The same cloud of chaos and emotional turmoil that fell on your house after William’s death will descend upon your entire high school. You’ll handle Jacob’s death the same way you handled William’s. You’ll be hurting inside, but outside, you won’t show it. You’ll try to be strong for all Jacob’s friends, the same way you wanted to be strong for your entire family. But there’s one of your friends who, despite your best efforts, your strength won’t be enough to help.

Montre Bullock.

The story you’ll hear is that Montre committed suicide because he couldn’t deal with Jacob’s death. You’ll never get the whole story, and you’ll never really know the truth behind what happened to Montre. But after three deaths in only about six months, you’ll come to one definitive realization: Your hometown of High Point, North Carolina, is not a place you can stay. You can’t be in that type of environment, and neither can your family. And as the man of the house, it’s up to you get them out, because your mom can’t lose another son.

Follow that instinct. That’s a survival instinct that will take you far in life.

You’ll have a lot of anger, sadness and confusion in your heart, and you’ll be searching for a place to let it pour out. And you’ll find it in an unlikely place: on the football field.

Right now, at 14 years old, you think you’re a pretty good little basketball player. And you’re right. By the time you hit your senior year in high school, you’ll be thinking about a future in college basketball, maybe even a career in the NBA. That’s going to be your ticket out of High Point.

Your relationship with football will be much more complicated. You’ll never even play a snap of football until your junior year when your basketball coach, Coach Clemons, who also coaches the wide receivers and defensive backs on the football team, asks you to come out and play. You will.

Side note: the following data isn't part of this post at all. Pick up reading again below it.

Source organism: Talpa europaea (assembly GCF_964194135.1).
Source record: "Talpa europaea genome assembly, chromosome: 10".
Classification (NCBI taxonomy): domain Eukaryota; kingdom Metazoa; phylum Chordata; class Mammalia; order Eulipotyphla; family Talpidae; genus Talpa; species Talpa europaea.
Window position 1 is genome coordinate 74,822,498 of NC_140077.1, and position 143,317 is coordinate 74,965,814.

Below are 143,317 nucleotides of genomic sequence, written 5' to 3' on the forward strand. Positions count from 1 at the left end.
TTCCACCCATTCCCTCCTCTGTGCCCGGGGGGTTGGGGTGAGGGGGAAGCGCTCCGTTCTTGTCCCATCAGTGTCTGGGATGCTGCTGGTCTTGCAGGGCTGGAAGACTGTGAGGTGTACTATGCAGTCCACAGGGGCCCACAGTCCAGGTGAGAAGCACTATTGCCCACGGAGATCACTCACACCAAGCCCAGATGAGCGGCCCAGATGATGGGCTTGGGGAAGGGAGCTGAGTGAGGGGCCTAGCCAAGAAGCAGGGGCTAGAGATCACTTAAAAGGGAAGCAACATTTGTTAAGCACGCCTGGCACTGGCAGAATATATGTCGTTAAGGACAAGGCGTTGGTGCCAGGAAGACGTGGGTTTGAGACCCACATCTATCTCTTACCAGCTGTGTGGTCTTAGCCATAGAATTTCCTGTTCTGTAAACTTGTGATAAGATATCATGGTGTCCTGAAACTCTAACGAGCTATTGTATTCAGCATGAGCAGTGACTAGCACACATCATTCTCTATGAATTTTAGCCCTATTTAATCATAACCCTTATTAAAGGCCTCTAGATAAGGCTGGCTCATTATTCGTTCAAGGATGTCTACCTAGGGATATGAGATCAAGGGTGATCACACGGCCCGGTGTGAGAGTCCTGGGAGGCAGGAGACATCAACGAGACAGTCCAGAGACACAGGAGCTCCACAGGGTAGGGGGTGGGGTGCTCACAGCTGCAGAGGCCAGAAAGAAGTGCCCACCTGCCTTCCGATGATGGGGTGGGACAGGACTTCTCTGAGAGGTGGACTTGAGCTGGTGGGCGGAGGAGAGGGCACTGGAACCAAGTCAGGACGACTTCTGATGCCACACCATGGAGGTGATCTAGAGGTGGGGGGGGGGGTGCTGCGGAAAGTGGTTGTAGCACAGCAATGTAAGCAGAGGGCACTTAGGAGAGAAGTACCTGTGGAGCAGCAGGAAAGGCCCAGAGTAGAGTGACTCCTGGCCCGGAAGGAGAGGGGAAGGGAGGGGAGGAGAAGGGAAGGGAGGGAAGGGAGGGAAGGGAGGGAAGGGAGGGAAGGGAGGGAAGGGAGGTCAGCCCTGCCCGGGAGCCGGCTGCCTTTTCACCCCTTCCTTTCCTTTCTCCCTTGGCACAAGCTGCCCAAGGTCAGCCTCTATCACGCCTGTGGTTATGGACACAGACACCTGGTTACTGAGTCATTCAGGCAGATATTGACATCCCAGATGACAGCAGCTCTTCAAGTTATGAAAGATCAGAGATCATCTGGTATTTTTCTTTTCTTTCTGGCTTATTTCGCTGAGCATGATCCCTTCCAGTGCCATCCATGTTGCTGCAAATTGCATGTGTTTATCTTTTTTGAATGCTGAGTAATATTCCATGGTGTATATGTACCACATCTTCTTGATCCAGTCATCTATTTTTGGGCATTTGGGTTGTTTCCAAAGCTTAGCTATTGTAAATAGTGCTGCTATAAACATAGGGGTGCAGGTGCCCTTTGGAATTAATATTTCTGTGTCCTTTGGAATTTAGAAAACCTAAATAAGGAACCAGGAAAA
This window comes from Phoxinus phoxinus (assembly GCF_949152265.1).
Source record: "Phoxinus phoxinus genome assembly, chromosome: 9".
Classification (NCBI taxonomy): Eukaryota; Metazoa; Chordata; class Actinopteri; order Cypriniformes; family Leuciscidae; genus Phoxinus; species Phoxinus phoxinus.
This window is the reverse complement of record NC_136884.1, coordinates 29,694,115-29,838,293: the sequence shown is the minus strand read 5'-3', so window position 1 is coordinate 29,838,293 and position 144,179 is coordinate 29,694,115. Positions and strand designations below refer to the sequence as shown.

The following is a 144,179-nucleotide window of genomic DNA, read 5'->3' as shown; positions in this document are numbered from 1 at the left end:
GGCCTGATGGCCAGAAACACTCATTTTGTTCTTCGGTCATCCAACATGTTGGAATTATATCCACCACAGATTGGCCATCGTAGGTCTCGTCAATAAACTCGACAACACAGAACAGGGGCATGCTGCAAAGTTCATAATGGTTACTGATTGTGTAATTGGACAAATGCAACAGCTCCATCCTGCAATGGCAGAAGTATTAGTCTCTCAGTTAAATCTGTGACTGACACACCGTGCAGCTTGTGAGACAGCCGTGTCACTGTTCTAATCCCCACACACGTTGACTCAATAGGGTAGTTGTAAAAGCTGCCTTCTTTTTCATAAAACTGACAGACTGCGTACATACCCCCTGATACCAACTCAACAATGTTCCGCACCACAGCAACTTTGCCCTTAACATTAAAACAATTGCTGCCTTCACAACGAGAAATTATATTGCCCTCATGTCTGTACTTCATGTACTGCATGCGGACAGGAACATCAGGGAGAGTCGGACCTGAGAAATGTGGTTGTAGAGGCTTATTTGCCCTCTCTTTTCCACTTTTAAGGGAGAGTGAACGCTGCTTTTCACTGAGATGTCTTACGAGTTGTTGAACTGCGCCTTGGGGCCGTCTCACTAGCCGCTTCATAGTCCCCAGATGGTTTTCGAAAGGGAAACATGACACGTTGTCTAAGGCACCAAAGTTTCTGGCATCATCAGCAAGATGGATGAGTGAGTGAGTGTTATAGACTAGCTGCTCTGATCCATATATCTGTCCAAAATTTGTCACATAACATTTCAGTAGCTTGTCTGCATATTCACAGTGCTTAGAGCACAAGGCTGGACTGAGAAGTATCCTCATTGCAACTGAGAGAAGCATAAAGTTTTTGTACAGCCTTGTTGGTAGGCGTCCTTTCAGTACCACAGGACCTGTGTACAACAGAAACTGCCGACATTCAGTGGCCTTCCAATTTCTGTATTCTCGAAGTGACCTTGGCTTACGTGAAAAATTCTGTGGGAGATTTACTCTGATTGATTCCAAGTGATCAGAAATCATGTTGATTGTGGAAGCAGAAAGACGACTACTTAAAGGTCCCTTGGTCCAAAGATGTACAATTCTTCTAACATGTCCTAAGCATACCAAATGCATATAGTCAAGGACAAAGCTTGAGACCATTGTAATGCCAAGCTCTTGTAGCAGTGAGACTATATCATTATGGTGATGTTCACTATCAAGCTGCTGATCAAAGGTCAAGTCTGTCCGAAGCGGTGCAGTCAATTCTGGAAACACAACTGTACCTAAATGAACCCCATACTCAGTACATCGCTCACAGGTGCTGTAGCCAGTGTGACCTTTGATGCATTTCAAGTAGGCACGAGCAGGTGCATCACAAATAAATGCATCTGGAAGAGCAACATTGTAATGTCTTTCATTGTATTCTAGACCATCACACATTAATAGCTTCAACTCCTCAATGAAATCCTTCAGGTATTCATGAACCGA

And after the first day, you’ll quit.

I know, that doesn’t sound like you, right? But it’s true. The contact, the equipment — you just won’t like football, so you’ll quit. But Coach Clemons isn’t going to give up so easily. He’ll tell you that if you don’t come back out and play football, he won’t let you play basketball, either.

That’ll get you back on the field real quick.

Remember that growth spurt I told you you’re going to have? You’re going to hate it at first, but you’ll love it when you hit the football field. You’ll finally learn to understand your new body. Your newfound size and strength will become an asset. You’ll kill it on the basketball court and the football field as a senior.

Now, this one is going to come as a real surprise, so I hope you’re sitting down. You’ll have so much success on the football field that — despite getting a McDonald’s All-American Honorable Mention in basketball — you’ll choose to play football in college. I know, it sounds crazy. But let me ask you one thing: How many 6’3’’ shooting guards do you see in the NBA?

That’s what I thought. Choose football. That’s your best chance to play professionally and get your family out of High Point. Don’t forget, that’s the most important thing: your family.